Attempts to fully deregulate the subsidized petroleum industry failed in January as a result of mass nationwide protests, with demonstrations, marchers, and strikes under the hash tag #OccupyNigeria, which begun over the hike in the price of fuel and the removal of the state subsidy at the beginning of January 2012. Protesters took issue with the subsidy removal that more than doubled the price of petroleum and caused the cost of basic goods to skyrocket, yet was promoted as a necessary austerity measure for the country. The government produced estimates that 8 billion USD would be saved in the budget by removing the subsidy. All the while high ranking state officials continued their exorbitant expenditures, including the presidency, members of the national assembly, and cabinet. The expenditures were for salaries, allowances, and other budgeted items that were clearly not in the spirit of saving given that the state indicated in needed to save and cut costs. The prevailing view was that the president was out of touch and did not care about the plight of average Nigerians.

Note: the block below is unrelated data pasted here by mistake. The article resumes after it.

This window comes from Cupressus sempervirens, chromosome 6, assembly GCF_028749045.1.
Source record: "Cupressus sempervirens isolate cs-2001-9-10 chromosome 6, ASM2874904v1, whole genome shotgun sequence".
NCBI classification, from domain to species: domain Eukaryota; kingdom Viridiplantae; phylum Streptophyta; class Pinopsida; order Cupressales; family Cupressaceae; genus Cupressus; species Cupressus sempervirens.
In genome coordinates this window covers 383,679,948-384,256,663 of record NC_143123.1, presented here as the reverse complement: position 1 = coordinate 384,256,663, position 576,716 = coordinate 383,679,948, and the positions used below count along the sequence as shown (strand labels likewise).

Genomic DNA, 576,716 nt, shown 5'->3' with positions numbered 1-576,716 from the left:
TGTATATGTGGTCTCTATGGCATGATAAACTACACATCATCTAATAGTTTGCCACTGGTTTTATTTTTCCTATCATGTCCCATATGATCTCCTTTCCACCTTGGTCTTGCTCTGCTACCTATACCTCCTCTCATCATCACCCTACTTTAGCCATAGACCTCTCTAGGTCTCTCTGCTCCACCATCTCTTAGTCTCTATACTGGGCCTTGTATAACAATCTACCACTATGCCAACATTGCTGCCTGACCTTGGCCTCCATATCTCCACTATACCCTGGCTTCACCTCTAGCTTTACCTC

To defend the programme the administration released statements that the 8 billion would be used to invest in health care, infrastructure, education, improving the downstream refining capacity to reduce oil imports that would all help ordinary Nigerians. Members of the cabinet came forward to defend the administration and support the programme. The minister of Finance also reiterated the administrations claims that the 8 billion would be used to improve the standard of living for average Nigerians in various programmes but offered no specifics or itemized figures or estimates as to where the money would go. No official provided any detailed account as to precisely where the money saved from ending the subsidy would go. Protesters were not convinced by these vague statements, neither were they moved by the administrations attempts to pacify criticism by announcing a slight reduction in salaries of those in the executive. Strikes and protests continued until the government agreed to restore the subsidy at a higher level of NGN 97 per litre. The standoff undermined the administration and caused many in the cabinet to lose credibility including the President, the information minister, the petroleum minister, and the minister of finance.